The week’s gotten off to an interesting start and in a number of different settings, I’m thinking about breath. I’ve been working on a funding application and those can really drain the life-force out of you. But I came across a video of a stranded octopus thanking the man who saved him and that made me feel much better.
A couple of weeks ago I was in Holland and there was a bit of a flight disaster. First, we were put on standby due to overbooking which we quickly made peace with; Schiphol is an OK airport to be stuck in as airports go. And at 5 euro (!) for some orange juice, clearly a bargain. Then, the flight we were on standby for got cancelled and suddenly everyone was trying to get on different flights, not just us. No space on any flight to London for at least 24 hours. So, we got a flight to Leeds. This was fine because we had a Family Band the next day in Durham, as part of the Brass Festival. What wasn’t so fine was that our instruments were in London.
Dave Walker at All Brass & Woodwind came to our rescue and we went into the shop to find instruments AND mouthpieces to use on the gig. Dave makes his own instruments and they play really well. I’m picky when it comes to valves but luckily, Arturo Sandoval had been playing Dave’s horns and had stretched the springs in one of the trumpets to brighten up the valves so felt great to play. Playing on a new mouthpiece and horn for the first time on a gig is a bit mental and it feels like trying to cook something in someone else’s kitchen; nothing’s where you think it is.
An unexpected bonus was that I ended up coming home with a piccolo trumpet. I’ve been on the lookout for one for a while and fortune favoured the flight-diverted so I bought it.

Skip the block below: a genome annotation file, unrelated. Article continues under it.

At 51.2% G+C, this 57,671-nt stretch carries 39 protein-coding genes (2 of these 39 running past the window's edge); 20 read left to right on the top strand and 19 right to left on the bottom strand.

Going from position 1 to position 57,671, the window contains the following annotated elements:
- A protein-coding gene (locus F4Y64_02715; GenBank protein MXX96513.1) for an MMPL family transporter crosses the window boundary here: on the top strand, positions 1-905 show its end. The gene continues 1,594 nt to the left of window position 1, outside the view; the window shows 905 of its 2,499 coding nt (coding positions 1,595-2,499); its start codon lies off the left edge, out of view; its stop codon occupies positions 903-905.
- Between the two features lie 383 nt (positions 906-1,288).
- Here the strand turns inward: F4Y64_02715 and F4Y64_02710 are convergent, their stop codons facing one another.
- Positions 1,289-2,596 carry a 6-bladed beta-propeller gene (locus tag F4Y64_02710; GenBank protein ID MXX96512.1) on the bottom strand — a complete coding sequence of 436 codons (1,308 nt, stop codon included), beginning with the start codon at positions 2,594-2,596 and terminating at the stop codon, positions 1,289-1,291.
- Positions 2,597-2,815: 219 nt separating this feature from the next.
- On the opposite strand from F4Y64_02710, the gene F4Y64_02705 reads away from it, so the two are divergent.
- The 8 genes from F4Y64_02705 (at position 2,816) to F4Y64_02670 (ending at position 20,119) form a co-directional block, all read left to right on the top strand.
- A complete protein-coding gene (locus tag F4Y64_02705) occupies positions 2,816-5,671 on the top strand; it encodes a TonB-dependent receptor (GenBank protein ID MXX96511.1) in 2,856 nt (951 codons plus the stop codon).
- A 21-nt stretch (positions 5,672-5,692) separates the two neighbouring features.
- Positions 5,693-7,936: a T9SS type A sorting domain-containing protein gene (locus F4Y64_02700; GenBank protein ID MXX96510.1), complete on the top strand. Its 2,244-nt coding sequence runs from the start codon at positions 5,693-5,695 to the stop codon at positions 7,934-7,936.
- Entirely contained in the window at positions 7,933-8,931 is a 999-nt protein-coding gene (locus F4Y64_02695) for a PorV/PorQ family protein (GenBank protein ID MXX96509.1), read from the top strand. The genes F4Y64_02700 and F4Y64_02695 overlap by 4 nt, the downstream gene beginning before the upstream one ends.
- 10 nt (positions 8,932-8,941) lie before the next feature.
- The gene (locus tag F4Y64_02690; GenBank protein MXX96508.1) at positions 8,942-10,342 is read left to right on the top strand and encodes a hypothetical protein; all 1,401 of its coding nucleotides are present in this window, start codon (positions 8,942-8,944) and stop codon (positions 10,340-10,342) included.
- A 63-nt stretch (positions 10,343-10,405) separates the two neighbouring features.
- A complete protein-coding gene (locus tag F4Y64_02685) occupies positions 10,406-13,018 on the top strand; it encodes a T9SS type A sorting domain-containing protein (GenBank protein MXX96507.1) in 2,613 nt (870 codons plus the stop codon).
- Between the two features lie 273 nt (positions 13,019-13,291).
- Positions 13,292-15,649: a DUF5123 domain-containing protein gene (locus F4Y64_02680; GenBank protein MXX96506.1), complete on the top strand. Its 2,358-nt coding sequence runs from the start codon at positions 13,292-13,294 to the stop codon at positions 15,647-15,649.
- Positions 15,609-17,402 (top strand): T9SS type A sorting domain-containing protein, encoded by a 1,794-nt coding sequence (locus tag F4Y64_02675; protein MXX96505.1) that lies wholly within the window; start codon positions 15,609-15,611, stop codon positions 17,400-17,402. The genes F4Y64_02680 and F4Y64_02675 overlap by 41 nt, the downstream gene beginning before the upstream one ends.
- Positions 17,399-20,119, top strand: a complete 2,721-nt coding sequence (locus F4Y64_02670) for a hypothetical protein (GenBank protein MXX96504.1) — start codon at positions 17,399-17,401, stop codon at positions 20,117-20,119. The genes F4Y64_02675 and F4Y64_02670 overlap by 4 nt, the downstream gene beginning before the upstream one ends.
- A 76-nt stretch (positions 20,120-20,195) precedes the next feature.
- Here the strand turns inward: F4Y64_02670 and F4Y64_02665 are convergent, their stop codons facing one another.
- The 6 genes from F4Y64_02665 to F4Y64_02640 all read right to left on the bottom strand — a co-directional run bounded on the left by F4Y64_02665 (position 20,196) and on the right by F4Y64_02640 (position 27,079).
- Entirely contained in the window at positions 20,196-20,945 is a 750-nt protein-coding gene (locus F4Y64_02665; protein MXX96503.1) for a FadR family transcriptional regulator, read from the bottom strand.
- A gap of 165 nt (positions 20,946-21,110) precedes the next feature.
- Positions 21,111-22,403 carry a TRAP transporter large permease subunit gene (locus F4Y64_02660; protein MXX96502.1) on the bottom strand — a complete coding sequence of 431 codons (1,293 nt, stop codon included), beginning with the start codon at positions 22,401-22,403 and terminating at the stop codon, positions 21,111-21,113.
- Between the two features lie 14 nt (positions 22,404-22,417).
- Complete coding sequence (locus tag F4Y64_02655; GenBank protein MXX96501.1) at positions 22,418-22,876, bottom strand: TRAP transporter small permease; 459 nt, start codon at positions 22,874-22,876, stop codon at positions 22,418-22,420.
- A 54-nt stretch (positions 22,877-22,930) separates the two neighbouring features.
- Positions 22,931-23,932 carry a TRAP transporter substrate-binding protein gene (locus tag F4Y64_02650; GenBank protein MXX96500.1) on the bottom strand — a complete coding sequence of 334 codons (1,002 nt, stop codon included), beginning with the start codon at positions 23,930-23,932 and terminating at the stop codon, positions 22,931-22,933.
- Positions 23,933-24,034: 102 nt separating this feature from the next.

It’s led to me thinking a lot about breathing because it really is a different approach than trumpet. I’m so used to really filling up with air in preparation to play and if you do that on piccolo, all the air gets trapped in your throat with nowhere to go. I’ve been checking out some helpful stuff on youtube, and someone said that you should approach piccolo the way you breathe while asleep. Sleeping, your lungs move between 40 – 55% capacity. He suggested that if the deep trumpet breath is a reflex, to breathe as you would then expel some air before playing the note. That’s helped a lot. Someone else said a lot of the difficulty with piccolo is psychological and I’m inclined to agree with that, too.
The great thing that working on piccolo helps with trumpet, too and makes you so aware of intonation which can never be a bad thing. So I’m having a nice thing on my voyage of baby trumpet and baby breaths discovery.
The big breaths are coming in handy when faced with difficult emails and business stuff. Some very smart people have taught me always to sleep on sending a response to an email that produces an emotional reaction in you. STERLING ADVICE. Emails are pretty crappy when it comes to important stuff; often unavoidable but still crappy.
Fate doesn’t hang on a wrong or right choice,
Fortune depends on the tone of your voice.
The Divine Comedy are right. That’s where emails fall short. Alas! This is the world in which we live, so some deep breaths, some perspective and listening to Peter Evans’ album A Quietness of Water is all it takes to get stuff done.
Life is one big sequence of big breaths & baby breaths.